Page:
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ARS Home » Northeast Area » Beltsville, Maryland (BARC) » Beltsville Agricultural Research Center » Genetic Improvement for Fruits & Vegetables Laboratory » Research » Publications at this Location » Publication #306572

Title: Floral transcriptomes in woodland strawberry uncover developing receptacle and another gene networks

item HOLLENDER, COURTNEY - University Of Maryland
item KANG, CHUNYING - University Of Maryland
item DARWISH, OMAR - Towson University
item GERETZ, AVIVA - University Of Maryland
item Matthews, Benjamin - Ben
item Slovin, Janet
item ALKHAROUF, NADIM - Towson University
item LIU, ZHONGCHI - University Of Maryland

Submitted to: Plant Physiology
Publication Type: Peer Reviewed Journal
Publication Acceptance Date: 5/10/2014
Publication Date: 5/30/2014
Publication URL:
Citation: Hollender, C.A., Kang, C., Darwish, O., Geretz, A., Matthews, B.F., Slovin, J.P., Alkharouf, N., Liu, Z. 2014. Floral transcriptomes in woodland strawberry uncover developing receptacle and another gene networks. Plant Physiology. DOI:10.1104/pp.114.237529.

Interpretive Summary: Proper development of flowers, which contain the male and female reproductive structures, is critical for fruit development. Adverse environmental factors, such as high temperatures or drought, during specific stages of strawberry flower development decrease the length of the growing season and lead to significant decreases in fruit yield. A better understanding of which genes are active or repressed during strawberry flower development can point to ways of protecting developing flowers from environmental stresses leading to increased yields. Growers and scientists studying the molecular regulation of flower development will benefit from this research. In this paper we describe the sequences of the thousands of genes that are active in various organs of strawberry flowers throughout development. We identified a network of genes expressed in the stem tip, which underlies the female sex organs and which, after fertilization, develops into the juicy, colorful, and health promoting berry. We also discovered that many members of a specific family of genes, called F-box genes, are active at a critical stage in the development of the male reproductive structure.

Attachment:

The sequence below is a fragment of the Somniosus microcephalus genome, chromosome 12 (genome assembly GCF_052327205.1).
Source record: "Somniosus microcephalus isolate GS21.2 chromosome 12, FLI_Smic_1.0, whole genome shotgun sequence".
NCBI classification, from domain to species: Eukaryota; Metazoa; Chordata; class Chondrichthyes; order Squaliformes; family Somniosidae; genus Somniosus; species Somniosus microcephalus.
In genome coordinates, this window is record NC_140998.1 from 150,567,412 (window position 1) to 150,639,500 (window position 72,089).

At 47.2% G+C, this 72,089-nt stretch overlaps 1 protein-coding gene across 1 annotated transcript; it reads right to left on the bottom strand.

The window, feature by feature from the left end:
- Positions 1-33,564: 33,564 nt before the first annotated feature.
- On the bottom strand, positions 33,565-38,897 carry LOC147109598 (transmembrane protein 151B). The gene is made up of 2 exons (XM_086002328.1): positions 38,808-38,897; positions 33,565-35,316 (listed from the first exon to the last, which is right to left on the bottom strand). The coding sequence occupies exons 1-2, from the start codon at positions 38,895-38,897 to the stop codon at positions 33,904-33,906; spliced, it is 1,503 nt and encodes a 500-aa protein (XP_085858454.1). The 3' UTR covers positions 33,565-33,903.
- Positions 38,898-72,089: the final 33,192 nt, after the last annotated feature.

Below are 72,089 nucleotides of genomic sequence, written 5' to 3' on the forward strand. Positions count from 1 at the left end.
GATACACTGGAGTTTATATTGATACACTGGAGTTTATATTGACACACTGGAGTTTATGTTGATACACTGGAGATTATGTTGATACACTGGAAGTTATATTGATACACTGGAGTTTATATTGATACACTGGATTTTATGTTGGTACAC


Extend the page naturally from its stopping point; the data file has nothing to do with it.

Technical Abstract: Flowers are reproductive organs and precursors to fruits and seeds. While the basic tenets of the ABCE model of flower development are conserved in angiosperms, different flowering plants exhibit different and sometimes unique characteristics. A distinct feature of strawberry flowers is the development of several hundreds of individual apocarpous (unfused) carpels. These individual carpels are arranged in a spirally pattern on the subtending stem tip, the receptacle. Therefore, the receptacle is an integral part of the strawberry flower and is of significant agronomic importance, being the precursor to strawberry fruit. Taking advantage of next-generation-sequencing and Laser Capture Microdissection (LCM), we generated different tissue and stage-specific transcriptomic profiling of woodland strawberry flower development. Using pair-wise comparisons and weighted gene co-expression network analysis (WGCNA), we identified modules of co-expressed genes and hub genes of tissue-specific networks. Of particular importance is the discovery of a developing receptacle-specific module exhibiting similar molecular features to those of young floral meristems. The strawberry homologs of number of meristem regulators including LOST MERISTEM and WUSCHEL are identified as hub genes operating in the developing receptacle network. Further, almost 25% of the F-box genes in the genome are transiently induced in developing anthers at the meiosis stage, indicating active protein degradation. Together, this work provides important insights into the molecular networks underlying strawberry’s unique reproductive developmental processes. This extensive floral transcriptome dataset is publicly available and can be readily queried at the project website, serving as an important genomic resource for the plant biology research community.